04 October 2010

Letting Go.

The shelves are constantly overflowing. I almost never get rid of books, although I probably should more often. When I do, however, I usually leave them behind at Stadsmissionen Hornsgatan - they're quite good at displaying, especially their paperbacks. Seems to be such a sweet place for the small ones to hang out with some like minded before being transferred to their new homes. 

There's been one pile lying around, though, that I haven't had the heart to bring with me: hardcover editions of a few of my favourite novels. Took them to the flea market yesterday and after having just two old men even looking their way, I decided to give them away for free while packing up the car. Was pleased to see two teenage girls grab a few (Burroughs? Shakespeare?), and then a lady in her fifties reading the back cover of Jeanette Winterson's Gut Symmetries with a curious expression. I told her to please read it as it's really dear to me, and then pointed to an old Sun Axelsson I once loved and that I imagined she might like. She seemed truly happy and said she never would have chosen those if I hadn't talked so warmly about them. 

Open recycling will be my next big thing.

02 September 2010

The End.

The other day Anders Nilsen announced that the last issue of Big Questions will be out this fall. A mere fact that makes me want to cry. But supposedly one can expect a forthcoming collection of all 15 issues from Drawn & Quarterly in the future? After all, the first two BQ's are since long out of print. And I need - 

Endings, beginnings; since spring I've mostly been boxing, swimming and reading academic papers. It shows, I know. This fall will, however, be all about Literature, with a focus on gender perspectives. 

12 July 2010

Sitt ansiktes avtryck, eller stenens begär by Agneta Enckell

det fanns något jag vägrade, som jag har glömt.
var jag ska gå, den höga tonens brytningspunkt mot tystnad, glas, blickens avtryck.
vi drömmer kanske inte, har just vaknat.
kanske inte tänkta, avslöjade.                          den maktlösheten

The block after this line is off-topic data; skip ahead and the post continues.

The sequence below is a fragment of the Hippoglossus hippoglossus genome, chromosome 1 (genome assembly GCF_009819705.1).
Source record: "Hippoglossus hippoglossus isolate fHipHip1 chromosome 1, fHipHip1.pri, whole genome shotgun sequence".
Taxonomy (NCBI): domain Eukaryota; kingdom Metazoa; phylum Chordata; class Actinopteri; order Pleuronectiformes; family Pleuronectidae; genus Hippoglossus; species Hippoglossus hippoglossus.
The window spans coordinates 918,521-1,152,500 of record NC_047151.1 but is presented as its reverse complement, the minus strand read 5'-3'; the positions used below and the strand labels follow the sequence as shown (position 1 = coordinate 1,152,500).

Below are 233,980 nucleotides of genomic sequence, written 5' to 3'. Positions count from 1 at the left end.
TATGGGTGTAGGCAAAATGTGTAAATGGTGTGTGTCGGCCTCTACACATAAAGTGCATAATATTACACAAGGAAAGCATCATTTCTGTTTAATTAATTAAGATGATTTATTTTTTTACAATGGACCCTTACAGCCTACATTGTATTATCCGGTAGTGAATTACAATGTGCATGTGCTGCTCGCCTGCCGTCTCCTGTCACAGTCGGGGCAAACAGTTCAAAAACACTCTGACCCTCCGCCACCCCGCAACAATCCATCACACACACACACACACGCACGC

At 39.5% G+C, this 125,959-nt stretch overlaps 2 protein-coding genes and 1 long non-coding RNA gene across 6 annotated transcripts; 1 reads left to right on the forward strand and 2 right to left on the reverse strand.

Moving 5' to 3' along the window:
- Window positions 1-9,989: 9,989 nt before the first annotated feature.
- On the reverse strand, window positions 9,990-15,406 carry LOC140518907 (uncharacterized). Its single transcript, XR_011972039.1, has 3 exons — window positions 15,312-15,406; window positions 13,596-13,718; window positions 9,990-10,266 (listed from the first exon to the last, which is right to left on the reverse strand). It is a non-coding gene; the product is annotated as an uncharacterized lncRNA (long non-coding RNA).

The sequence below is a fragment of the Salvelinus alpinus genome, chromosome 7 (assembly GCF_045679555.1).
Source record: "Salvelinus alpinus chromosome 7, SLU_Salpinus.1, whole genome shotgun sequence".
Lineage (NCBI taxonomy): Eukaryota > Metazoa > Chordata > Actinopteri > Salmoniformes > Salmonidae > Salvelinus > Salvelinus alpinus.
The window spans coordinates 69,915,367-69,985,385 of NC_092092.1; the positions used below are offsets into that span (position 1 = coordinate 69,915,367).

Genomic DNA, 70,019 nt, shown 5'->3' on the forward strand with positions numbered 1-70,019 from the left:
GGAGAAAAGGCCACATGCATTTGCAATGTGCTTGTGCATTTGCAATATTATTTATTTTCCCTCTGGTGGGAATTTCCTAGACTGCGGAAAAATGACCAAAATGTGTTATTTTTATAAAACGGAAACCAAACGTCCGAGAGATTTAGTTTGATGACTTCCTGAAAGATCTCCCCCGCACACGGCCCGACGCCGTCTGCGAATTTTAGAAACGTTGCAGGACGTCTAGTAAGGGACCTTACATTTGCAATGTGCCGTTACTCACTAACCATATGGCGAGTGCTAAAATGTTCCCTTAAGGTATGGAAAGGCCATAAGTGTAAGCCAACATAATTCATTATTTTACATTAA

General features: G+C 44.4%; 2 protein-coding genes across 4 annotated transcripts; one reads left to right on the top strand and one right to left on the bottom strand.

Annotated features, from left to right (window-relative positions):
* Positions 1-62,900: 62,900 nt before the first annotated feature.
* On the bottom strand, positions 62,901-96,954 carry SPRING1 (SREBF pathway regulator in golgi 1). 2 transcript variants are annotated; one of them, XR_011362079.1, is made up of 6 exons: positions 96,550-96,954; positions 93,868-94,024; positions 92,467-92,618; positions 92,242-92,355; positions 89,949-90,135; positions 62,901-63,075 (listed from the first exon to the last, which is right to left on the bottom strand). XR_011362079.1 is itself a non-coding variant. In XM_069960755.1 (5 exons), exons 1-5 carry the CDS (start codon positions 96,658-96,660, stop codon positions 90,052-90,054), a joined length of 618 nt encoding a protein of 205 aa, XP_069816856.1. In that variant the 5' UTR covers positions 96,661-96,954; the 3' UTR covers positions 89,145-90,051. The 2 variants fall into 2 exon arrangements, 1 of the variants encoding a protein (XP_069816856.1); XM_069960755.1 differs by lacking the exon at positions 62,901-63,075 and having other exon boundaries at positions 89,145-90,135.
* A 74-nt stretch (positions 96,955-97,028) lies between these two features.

17 June 2010

Versboken by Britt G. Hallqvist (1969)

Disaster Supplies: June

Och tid förgår och tid sträcks ut, och tid
är som ett återfall i en lång sjukdom.

/ Rainer Maria Rilke, Rekviem

14 June 2010

Big Questions #14 by Anders Nilsen: Title and Deed

The Idiot. The tears. The drama. 

Next issue will be the last. How will I ever-

03 May 2010

Anticipation: N.B.

Disaster Supplies: May

Vad finns det kvar åt oss som nu behöver
vartenda ord som svarar mot ett gränslöst
i omätbara avstånd utlagt Hades.

Harry Martinson, Aniara (1956)

02 May 2010

Robert Crawford on T.S. Eliot's "Marina"

Just found my favourite lecture at last year's T.S. Eliot International Summer School online: T.S. Eliot's Daughter, held by poet and professor of Scottish literature Robert Crawford. Not only is Marina one of the poems I keep the closest, but Crawford seemed to have a certain (poet's) understanding that really shone through in his lecture, something which I perhaps felt other lectures lacked.

There was a quite special moment afterwards, when Seamus Heaney, to end a rather excited discussion on the meaning of the poem's epigraph Quis hic locus, quae regio, quae mundi plaga? (*) in relation to the rest of the poem's recalling the recognition scene in Shakespeare's Pericles (**), suddenly said that it must be understood as a tuning fork for the rest of the poem, and nothing else. Some of us sighed out of gratitude for that on point remark.

TSE reading Marina.

(*) "What place is this, what kingdom, what shores of the world?" Taken from Seneca the Younger's tragedy Hercules Furens, where these words are uttered by Hercules himself as he recovers from the insanity during which he has murdered his wife and children. 

(**) Pericles, in mourning for his wife and for Marina, the daughter who is for long thought to be dead, has left his kingdom for the sea. To hopefully rouse him from his despair, a young woman is put before him to sing. As she tells him her life story they both realize that they are in fact father and daughter.

19 April 2010

Currently Reading: Oates

The writer contemplates his opposite in the boxer, who is all public display, all risk and, ideally improvisation: he will know his limit in a way that a writer, like all artists, never quite knows his limits - for we who write live in a kaleidoscopic world of ever-shifting assessments and judgments, unable to determine whether it is revelation or supreme self-delusion that fuels our most crucial efforts.
On Boxing (1987)

12 April 2010

Disaster Supplies: April

Go, said the bird, for the leaves were full of children,
Hidden excitedly, containing laughter.
Go, go, go, said the bird: human kind
Cannot bear very much reality.

T.S. Eliot, Burnt Norton